The Internet of Things Needs Both Blockchain and 5G

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5G will allow for data to be transferred in real-time. Blockchain allows for autonomous, trustless systems. Together, they will form the foundation of the future’s Internet of Things. 

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Earlier this month, President Donald Trump claimed the race to 5G adoption is as a race “America must win.” Indeed, it’s become more and more apparent that 5G adoption will determine which nations will be on the cutting edge of the next technological evolution.

5G provides us with a network that is virtually instantaneous. With real-time data processing, 5G will make many previously-difficult technological feats possible. Self-driving cars, ‘smart cities,’ and artificial intelligence (AI) all require real-time networks to work as intended.

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However, it’s difficult to imagine 5G operating in any meaningful capacity with our current centralized servers. A real-time network requires a trustless system underneath it which records, confirms, and transacts this data to the requested part in real-time. Therefore, the marriage between 5G networking and blockchain is inevitable — if we are serious about technology’s future.

The Internet of Things Is Coming

The Internet of Things (IoT) has been speculated about for a long time. Bringing all of our basic appliances ‘online’ has long been a dream of our future urban landscape. Soon, ‘smart cities’ will become the standards in our modern march forward.

There’s no place this is becoming more apparent than in China, which has already taken such urban renewal projects very seriously. In the country’s Zhejiang province, for example, the City Brain project has proven to be a model for the future ‘smart city.’ Using cloud computing and AI-driven urban traffic management, 5G is expected by administrators to allow for the full potential of the internet of things to be realized. In fact, global spending on IoT is expected to exceed $1T by 2022 according to the International Data Corporation (IDC).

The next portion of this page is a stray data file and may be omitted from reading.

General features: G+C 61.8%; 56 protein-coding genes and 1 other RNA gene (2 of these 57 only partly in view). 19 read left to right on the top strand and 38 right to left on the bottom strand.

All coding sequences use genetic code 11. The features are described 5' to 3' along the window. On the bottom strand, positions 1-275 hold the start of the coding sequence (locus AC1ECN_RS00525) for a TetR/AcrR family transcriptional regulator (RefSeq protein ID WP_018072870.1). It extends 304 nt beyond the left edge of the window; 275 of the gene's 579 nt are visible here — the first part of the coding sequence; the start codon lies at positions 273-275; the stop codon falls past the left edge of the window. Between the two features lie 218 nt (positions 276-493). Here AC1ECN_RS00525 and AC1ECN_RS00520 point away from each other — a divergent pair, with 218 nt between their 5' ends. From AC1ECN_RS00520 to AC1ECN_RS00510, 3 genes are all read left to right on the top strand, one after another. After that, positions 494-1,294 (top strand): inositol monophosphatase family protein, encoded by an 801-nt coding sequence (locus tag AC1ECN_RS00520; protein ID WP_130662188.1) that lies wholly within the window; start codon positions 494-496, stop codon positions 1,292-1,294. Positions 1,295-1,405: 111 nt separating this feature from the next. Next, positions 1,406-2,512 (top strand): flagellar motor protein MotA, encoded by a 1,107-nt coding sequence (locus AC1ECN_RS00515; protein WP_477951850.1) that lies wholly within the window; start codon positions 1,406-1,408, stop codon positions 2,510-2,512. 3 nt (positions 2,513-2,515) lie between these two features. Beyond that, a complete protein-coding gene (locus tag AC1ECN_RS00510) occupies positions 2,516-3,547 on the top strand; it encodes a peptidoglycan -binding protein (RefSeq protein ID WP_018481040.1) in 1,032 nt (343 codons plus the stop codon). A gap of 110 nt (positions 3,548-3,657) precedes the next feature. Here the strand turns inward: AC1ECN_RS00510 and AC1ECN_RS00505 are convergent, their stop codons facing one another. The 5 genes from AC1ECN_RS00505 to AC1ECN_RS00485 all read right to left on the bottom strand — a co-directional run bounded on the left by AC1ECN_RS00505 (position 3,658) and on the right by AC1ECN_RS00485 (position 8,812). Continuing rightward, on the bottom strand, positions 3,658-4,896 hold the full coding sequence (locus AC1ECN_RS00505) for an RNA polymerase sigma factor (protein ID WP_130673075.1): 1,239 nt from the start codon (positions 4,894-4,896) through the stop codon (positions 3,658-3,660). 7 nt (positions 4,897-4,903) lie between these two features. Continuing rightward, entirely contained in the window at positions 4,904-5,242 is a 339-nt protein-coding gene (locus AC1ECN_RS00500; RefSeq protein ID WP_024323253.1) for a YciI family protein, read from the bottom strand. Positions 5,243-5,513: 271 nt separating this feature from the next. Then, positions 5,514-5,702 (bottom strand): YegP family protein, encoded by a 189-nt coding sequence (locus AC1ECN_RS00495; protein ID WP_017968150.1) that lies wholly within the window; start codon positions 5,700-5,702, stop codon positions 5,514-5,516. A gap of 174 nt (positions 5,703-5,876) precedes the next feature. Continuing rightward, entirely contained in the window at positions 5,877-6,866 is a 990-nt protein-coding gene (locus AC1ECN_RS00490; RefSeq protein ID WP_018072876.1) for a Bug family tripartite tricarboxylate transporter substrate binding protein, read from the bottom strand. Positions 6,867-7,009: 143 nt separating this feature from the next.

Additionally, China’s Shanghai Yangpu district entered a partnership in March with the Berlin-based MXC Foundation to adopt its Smart City IoT Standard. The protocol utilizes blockchain technology for city-owned data and allows for standardized verification processes.

Blockchain Technology and the Internet of Things

There are now numerous projects dedicating to making blockchain’s marriage to the Internet of Things a reality. One of the leading IoT cryptocurrencies, IOTA, recently announced it would be integrating its ‘smart wallet’ into Jaguar’s Land Rover car line.

By all estimates, the marriage between 5G and the blockchain is inevitable. The Internet of Things will require both of these breakthrough technologies — real-time data sharing and trustless decentralized networks — as fundamental to its realization.

Given how quickly China and the United States are moving towards this goal, the Internet of Things is likely coming to our major urban cities faster than you might expect.

Do you believe the Internet of Things will require both blockchain technology and 5G networks? Let us know your thoughts below. 

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All the information contained on our website is published in good faith and for general information purposes only. Any action the reader takes upon the information found on our website is strictly at their own risk.
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Raised in the U.S, Lucian graduated with a BA in economic history. An accomplished freelance journalist, he specializes in writing about the cryptocurrency space and the digital '4th industrial revolution' we find ourselves in.

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